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Professor Einstein to Give Berlin University Salary for Scholarship to Be Created by Government

October 18, 1932
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Professor Albert Einstein has agreed to contribute the salary he receives from the University of Berlin for a scholarship fund to be created in his name by the Prussian Government, the Jewish Telegraphic Agency learns today.

The Prussian government suggested the creation of the scholarship fund, which is to be placed at the disposal of Professor Einstein, when he offered to release the University of Berlin and the Ministry of Education from their contract with him in view of the fact that his engagements abroad will considerably shorten the time he will be able to allot to the University of Berlin.

Professor Einstein informed the University that henceforth he will be spending five months annually in the United States with the Institute for Advanced Study and one month every year at Oxford University.

He suggested to the Ministry of Education that since the Prussian State would be carrying the unfair burden of paying his salary that it replace him on the faculty and eliminate his salary.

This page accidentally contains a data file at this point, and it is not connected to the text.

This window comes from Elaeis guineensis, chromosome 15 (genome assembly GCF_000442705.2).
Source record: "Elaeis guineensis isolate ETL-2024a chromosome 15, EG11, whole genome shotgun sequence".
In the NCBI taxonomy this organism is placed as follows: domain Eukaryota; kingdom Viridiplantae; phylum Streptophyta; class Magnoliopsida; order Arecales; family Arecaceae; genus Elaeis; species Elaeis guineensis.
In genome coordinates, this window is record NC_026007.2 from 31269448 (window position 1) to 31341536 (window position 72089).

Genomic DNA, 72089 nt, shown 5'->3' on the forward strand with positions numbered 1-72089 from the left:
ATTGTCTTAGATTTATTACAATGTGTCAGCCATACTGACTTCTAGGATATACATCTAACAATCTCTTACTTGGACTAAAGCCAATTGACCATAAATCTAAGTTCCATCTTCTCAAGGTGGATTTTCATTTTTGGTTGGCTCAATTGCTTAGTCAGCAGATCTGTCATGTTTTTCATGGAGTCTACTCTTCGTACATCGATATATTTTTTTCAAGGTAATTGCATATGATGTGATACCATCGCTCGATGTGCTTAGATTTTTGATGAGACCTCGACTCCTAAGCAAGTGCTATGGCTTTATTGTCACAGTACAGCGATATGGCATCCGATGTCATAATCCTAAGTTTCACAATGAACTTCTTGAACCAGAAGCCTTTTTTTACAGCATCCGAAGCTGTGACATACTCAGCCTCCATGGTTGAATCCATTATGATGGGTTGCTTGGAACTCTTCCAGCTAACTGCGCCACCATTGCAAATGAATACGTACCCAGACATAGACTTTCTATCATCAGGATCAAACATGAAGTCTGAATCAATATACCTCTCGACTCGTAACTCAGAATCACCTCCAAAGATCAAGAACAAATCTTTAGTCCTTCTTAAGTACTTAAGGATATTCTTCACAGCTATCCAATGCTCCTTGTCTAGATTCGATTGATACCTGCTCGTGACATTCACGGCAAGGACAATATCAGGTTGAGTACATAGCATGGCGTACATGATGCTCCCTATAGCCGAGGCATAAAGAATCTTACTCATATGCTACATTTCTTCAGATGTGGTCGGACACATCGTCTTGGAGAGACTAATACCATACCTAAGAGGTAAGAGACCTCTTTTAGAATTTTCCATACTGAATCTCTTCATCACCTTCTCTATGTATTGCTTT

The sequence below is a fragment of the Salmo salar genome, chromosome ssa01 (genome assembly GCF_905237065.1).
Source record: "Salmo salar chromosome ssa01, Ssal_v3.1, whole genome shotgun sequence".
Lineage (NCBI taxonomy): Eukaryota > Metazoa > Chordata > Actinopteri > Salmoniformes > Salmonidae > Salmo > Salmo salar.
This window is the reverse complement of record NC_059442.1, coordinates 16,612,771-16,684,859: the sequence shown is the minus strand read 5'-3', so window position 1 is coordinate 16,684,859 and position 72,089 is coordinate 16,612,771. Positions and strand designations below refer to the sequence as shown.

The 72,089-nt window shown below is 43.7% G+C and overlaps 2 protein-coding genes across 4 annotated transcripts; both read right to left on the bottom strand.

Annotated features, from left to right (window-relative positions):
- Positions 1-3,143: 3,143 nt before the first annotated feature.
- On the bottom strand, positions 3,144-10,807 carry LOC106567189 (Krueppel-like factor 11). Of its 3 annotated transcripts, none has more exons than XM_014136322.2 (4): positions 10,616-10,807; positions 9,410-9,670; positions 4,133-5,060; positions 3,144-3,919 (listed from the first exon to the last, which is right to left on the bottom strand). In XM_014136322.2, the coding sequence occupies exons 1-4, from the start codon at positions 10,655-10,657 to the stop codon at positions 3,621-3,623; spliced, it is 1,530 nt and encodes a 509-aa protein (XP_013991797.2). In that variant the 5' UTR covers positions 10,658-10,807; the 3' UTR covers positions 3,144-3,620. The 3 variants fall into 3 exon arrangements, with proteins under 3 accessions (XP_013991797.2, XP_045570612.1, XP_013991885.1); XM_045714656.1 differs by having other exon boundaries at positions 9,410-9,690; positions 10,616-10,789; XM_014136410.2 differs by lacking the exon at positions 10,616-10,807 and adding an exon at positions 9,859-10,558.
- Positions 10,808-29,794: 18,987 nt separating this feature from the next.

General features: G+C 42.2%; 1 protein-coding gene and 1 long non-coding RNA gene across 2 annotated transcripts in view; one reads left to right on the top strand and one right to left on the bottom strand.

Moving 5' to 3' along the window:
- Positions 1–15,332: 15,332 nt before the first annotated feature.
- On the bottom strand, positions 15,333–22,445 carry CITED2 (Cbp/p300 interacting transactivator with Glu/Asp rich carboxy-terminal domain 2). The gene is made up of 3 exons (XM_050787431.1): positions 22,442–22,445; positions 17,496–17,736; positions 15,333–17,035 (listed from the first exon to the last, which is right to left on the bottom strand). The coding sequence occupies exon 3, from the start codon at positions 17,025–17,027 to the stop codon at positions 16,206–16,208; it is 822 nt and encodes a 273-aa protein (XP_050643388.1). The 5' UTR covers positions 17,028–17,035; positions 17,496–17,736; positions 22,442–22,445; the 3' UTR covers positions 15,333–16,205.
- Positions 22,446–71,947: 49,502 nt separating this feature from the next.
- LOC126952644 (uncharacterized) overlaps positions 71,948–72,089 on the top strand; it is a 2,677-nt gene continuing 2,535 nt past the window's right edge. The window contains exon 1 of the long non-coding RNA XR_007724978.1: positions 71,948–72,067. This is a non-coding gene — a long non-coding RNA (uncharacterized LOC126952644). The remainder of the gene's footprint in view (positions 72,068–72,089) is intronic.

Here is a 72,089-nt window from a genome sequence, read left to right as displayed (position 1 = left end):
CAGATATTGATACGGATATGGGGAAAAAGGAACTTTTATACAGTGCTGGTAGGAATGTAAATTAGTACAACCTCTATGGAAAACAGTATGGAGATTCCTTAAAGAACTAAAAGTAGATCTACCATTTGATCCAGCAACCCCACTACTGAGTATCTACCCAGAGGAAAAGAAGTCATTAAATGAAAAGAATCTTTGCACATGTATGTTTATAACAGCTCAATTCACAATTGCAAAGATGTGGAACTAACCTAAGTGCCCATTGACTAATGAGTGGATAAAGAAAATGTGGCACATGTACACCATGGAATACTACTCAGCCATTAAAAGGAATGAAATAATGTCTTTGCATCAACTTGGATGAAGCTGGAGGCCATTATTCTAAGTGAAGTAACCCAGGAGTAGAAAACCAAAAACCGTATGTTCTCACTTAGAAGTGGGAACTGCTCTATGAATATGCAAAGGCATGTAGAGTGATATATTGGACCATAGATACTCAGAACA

The Ministry of Education declined, however, to replace him. Instead it replied that the government is highly appreciative of his work and that it desires him to retain the chair he now occupies at Berlin University.

The government, moreover, is not inclined to withdraw his salary, the Minister of Education stated. Should Professor Einstein decide, however, to yield his salary in whole or in part, the government would create an Einstein scholarship to be placed at his disposal.

At the same time the Jewish Telegraphic Agency learns that Professor Einstein has arranged with the Prussian Academy of Science, which in the past has published all his scientific papers, to have part of his future work published by the Institute for Advanced Study in the United States.

Thousands of persons attended a lecture delivered by Professor Einstein last night on cosmic space for the benefit of the East-European students fund.

Thousands had to be turned away from Beethoven hall where the lecture was held and could be dispersed only when promised that the lecture would be repeated.

Professor Einstein stated in his lecture that the earth is ten billion years old, an estimate double that of previous estimates.

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